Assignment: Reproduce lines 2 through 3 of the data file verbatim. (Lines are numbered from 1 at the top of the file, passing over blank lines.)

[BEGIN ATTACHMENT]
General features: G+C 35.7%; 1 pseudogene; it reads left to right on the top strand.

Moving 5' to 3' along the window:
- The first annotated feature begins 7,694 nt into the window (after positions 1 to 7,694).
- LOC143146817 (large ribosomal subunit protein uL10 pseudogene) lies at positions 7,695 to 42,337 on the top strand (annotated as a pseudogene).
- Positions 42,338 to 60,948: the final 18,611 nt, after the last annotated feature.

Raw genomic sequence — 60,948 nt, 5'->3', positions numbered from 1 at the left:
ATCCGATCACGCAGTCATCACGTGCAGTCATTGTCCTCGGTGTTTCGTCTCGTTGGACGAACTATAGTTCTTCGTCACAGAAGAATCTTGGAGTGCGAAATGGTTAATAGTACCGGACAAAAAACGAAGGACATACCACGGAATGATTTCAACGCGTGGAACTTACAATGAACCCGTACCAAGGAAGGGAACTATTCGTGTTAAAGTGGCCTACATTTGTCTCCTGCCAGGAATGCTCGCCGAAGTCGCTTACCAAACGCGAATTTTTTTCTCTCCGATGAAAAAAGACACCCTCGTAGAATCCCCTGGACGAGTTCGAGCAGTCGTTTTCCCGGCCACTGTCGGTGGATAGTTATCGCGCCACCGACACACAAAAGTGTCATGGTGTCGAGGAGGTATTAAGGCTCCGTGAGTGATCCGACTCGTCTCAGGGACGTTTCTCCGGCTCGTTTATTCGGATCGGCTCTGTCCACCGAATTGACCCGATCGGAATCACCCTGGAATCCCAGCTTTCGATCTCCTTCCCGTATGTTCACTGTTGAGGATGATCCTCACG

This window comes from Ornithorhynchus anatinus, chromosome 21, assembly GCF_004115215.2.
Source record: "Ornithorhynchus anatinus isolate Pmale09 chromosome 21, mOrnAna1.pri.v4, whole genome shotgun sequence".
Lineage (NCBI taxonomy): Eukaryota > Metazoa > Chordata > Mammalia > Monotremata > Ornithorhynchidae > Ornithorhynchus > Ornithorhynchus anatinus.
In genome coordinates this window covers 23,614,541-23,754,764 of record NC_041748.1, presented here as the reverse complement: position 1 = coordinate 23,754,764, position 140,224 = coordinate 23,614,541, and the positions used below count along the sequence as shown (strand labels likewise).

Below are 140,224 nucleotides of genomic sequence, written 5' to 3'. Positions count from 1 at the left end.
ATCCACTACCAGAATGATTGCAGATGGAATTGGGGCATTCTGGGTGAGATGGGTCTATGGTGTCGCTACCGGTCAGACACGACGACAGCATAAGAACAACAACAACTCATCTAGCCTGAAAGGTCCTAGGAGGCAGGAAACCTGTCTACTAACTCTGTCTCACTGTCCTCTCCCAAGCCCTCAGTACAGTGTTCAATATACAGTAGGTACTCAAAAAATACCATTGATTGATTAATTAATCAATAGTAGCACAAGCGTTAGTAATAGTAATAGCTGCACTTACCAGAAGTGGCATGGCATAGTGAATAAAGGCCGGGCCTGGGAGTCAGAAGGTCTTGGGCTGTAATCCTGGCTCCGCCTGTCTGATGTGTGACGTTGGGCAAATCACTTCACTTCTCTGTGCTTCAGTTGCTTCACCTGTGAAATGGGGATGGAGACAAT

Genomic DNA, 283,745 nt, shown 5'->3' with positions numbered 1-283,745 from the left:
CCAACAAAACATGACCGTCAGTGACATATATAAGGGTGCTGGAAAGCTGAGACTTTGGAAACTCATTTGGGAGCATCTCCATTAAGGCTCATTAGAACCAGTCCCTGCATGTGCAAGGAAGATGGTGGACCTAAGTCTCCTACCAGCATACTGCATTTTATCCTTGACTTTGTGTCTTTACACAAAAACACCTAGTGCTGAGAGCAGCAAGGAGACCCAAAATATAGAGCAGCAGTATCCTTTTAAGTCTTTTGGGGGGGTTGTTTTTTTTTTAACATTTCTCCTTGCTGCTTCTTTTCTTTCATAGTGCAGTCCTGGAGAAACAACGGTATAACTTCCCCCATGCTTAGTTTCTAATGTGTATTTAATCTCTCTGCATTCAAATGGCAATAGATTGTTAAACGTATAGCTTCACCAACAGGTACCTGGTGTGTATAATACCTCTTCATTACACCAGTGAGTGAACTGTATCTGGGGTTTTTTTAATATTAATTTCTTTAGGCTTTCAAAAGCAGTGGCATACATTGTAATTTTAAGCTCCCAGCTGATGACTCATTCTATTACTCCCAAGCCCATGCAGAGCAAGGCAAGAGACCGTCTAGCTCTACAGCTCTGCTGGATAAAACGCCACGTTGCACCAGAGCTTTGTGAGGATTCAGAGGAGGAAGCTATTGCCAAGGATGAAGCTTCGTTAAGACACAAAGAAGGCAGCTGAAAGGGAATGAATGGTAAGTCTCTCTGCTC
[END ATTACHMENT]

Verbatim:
Moving 5' to 3' along the window:
- The first annotated feature begins 7,694 nt into the window (after positions 1 to 7,694).